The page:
Ride-sharing with strangers can be enough of a challenge on a good day, so cross your fingers your next trip isn’t happening in the middle of a ruthless alien invasion. That’s exactly the scenario 4 strangers find themselves fighting through in Raúl Cerezo & Fernando González Gómez’s debut feature The Passenger (La Pasajera). Directing from a screenplay written by Luis Sánchez-Polack, with additional writing credits for Asier Guerricaechebarría (Errementari), Javier Echániz, and Raúl Cerezo, The Passenger stars Cecilia Suárez, Paula Gallego, Cristina Alcázar, and Ramiro Blas ([Rec] 4: Apocalypse) and the group’s boisterous drive Blasco.

Traveling to a village hundreds of kilometers away, Blasco has been hired to drive 3 strangers from the city. Hours into the drive, and under the cover of thick fog, Blasco accidentally runs over a strange woman stumbling in the middle of the road. The group places the injured woman in the back seat of the van, against Blasco‘s protests, and rush to find a hospital. Unfortunately for them, this mysterious woman isn’t looking to hitch a ride in a motor vehicle. She’s much more interested in finding a comfy spot inside one of the unlucky travelers.

 

” Good News: The Passenger‘s alien creatures are slimy and sinister, and (best of all) 100% practical.”

 

Ramiro Blas’ Blasco is a really fun character. He’s larger than life, full of good stories, and chaotically optimistic. His smile is infectious and he romanticizes the ups and downs of life like a Hemingway hero. He’s very much a “print the legend, not the truth” type of guy but as he tells it, he’s been a bullfighter, a musician, and an exterminator (among other things) before becoming their hired driver. His van, Nessa, is his one true love and he cares for her as though she were his wife. Blasco is a hoot, and Ramiro Blas is the shining star of The Passenger. Second only, perhaps, to Nessa.


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The story makes a few stops here and there but is mostly contained to the confines of Nessa‘s cozy interior. If Blasco is a charismatic Walter Matheu, Nessa is the eccentric but dependable Jack Lemon of this odd couple. If there were ever a motor vehicle to receive a best supporting actor nomination, I would hope it would be Nessa. She’s sassy, sturdy, and stubborn. And I loved her.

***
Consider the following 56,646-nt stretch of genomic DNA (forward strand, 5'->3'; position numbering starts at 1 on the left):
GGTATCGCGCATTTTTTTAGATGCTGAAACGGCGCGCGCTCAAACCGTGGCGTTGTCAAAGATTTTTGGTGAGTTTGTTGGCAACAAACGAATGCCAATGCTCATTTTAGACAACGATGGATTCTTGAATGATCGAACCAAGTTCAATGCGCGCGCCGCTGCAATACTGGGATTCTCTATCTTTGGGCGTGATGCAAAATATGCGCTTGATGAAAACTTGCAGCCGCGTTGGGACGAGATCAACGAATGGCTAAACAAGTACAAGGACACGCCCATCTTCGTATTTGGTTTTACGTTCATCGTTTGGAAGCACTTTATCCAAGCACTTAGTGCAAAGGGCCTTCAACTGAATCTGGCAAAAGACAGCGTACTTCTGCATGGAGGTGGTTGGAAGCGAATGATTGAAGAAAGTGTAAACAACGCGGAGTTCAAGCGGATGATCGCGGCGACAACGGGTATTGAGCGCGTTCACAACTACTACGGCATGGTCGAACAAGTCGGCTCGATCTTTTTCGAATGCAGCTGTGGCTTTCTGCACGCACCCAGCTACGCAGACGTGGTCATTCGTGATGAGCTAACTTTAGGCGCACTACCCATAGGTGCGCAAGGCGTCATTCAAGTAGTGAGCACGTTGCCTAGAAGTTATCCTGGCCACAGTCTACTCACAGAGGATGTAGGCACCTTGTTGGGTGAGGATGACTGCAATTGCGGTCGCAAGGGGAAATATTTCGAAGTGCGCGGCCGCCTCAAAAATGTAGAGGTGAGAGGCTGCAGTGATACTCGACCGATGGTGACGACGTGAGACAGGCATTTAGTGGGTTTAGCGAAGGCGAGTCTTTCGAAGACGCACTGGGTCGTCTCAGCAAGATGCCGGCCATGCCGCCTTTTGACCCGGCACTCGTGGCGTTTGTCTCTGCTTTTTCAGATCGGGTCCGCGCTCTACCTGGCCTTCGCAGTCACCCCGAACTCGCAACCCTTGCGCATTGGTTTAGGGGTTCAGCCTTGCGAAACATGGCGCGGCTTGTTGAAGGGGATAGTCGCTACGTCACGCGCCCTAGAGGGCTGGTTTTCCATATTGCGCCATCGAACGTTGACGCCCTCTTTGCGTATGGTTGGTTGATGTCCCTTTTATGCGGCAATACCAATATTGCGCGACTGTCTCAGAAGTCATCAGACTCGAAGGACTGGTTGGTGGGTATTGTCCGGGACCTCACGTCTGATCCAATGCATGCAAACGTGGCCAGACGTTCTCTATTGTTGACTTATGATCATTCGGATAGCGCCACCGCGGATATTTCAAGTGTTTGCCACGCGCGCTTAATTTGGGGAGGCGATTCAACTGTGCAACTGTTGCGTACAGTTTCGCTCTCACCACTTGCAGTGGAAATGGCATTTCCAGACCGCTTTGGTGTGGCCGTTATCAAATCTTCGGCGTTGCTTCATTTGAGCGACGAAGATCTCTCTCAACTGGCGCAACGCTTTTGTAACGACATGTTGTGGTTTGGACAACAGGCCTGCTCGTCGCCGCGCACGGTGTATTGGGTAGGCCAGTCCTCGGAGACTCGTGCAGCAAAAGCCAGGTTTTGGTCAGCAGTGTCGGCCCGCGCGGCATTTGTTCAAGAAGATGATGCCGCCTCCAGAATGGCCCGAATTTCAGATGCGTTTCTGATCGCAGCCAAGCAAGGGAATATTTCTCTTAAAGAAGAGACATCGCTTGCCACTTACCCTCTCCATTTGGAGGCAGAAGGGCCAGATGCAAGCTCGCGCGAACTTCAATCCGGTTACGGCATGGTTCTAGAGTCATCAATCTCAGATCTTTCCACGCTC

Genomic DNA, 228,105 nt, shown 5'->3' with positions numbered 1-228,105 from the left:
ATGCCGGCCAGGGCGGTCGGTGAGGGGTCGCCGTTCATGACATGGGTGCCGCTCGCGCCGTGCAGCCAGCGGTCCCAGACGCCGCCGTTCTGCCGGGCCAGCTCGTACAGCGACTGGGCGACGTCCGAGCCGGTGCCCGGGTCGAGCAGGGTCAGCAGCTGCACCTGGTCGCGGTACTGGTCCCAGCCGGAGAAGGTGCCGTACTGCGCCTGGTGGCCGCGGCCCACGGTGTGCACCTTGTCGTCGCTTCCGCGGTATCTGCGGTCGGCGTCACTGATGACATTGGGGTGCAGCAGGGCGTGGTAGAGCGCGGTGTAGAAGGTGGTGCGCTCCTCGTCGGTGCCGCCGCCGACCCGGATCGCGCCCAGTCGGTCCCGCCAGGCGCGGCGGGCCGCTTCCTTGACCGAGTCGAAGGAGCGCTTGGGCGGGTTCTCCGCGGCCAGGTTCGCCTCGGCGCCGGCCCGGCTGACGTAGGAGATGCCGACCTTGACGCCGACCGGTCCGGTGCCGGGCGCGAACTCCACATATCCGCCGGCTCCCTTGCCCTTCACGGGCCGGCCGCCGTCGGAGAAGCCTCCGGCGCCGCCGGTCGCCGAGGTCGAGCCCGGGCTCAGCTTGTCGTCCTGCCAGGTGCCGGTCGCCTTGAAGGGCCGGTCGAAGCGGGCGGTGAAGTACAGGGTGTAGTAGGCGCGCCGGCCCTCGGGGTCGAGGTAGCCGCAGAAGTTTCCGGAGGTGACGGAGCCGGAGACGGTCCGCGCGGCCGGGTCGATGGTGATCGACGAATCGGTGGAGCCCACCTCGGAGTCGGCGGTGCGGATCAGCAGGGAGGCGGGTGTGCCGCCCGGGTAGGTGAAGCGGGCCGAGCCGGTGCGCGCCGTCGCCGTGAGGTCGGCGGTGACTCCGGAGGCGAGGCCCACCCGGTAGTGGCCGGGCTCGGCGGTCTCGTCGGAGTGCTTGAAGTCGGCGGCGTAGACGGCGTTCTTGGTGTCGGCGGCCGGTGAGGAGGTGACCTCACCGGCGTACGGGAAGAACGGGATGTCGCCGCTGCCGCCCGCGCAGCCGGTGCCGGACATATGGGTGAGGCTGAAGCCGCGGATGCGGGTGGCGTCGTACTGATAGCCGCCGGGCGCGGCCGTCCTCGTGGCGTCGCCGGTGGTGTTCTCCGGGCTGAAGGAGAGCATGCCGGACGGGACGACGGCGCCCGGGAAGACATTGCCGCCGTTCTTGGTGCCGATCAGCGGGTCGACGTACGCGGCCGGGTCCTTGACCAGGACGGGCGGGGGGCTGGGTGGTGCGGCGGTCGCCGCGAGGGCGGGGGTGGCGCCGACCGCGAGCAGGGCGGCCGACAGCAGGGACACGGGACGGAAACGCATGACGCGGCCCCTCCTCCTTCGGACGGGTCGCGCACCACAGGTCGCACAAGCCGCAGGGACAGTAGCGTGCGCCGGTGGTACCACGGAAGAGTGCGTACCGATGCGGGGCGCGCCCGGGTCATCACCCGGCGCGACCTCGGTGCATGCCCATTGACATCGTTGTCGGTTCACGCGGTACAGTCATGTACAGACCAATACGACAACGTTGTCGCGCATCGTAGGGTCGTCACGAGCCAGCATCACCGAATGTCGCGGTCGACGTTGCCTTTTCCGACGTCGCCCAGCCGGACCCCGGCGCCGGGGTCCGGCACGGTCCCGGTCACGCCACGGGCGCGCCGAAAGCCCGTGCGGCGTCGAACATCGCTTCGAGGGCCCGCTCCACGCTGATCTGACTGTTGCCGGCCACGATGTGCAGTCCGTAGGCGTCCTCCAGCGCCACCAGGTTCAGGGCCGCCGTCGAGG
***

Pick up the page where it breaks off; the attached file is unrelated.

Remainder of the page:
But you don’t want to read about some adorable van. You’re a dyed-in-the-wool sci-fi fan that’s only concerned with the goo and guck of the interstellar invaders terrorizing this rag-tag band of road trippers. Well, good news, The Passenger‘s alien creatures are slimy and sinister, and (best of all) they are 100% practical. Every ounce of extraterrestrial gook, and every face that gets ripped off, is tactile and textured and super-duper gross looking. If you’re a sci-fi fan desperate for a return to the heyday of make-up effects, you’re going to love the hijinks The Passenger has in store for you.

Story-wise, this high-grade b-movie has a few dips but it’s a fun ride from beginning to end. It’s never without a good laugh or a funky practical effect, but few quick cuts might have helped speed up some of the second act. On the other hand, I’m a guy who wishes all movies were 70 minutes so maybe I’m just an impatient viewer. That said, I think The Passenger would make for a killer double-bill with Edgar Wright’s The World’s End. It’s full of goofy moments, brilliant character payoff and, of course, creepy-crawly alien monsters 👾

 

” …full of goofy moments, brilliant character payoff, and creepy-crawly alien monsters 👾”

 

Raúl Cerezo & Fernando González Gómez’s The Passenger (La Pasajera) screened in Kansas City, MO as an official selection of Panic Fest 2022. Click HERE to follow our continued coverage of the festival and be sure to let us know what you thought of this sci-fi horror-comedy after you’ve had a chance to see it over on TwitterRedditFacebook, and in the official Nightmare on Film Street Discord. Not a social media fan? Get more horror delivered straight to your inbox by joining the Neighbourhood Watch Newsletter.

 

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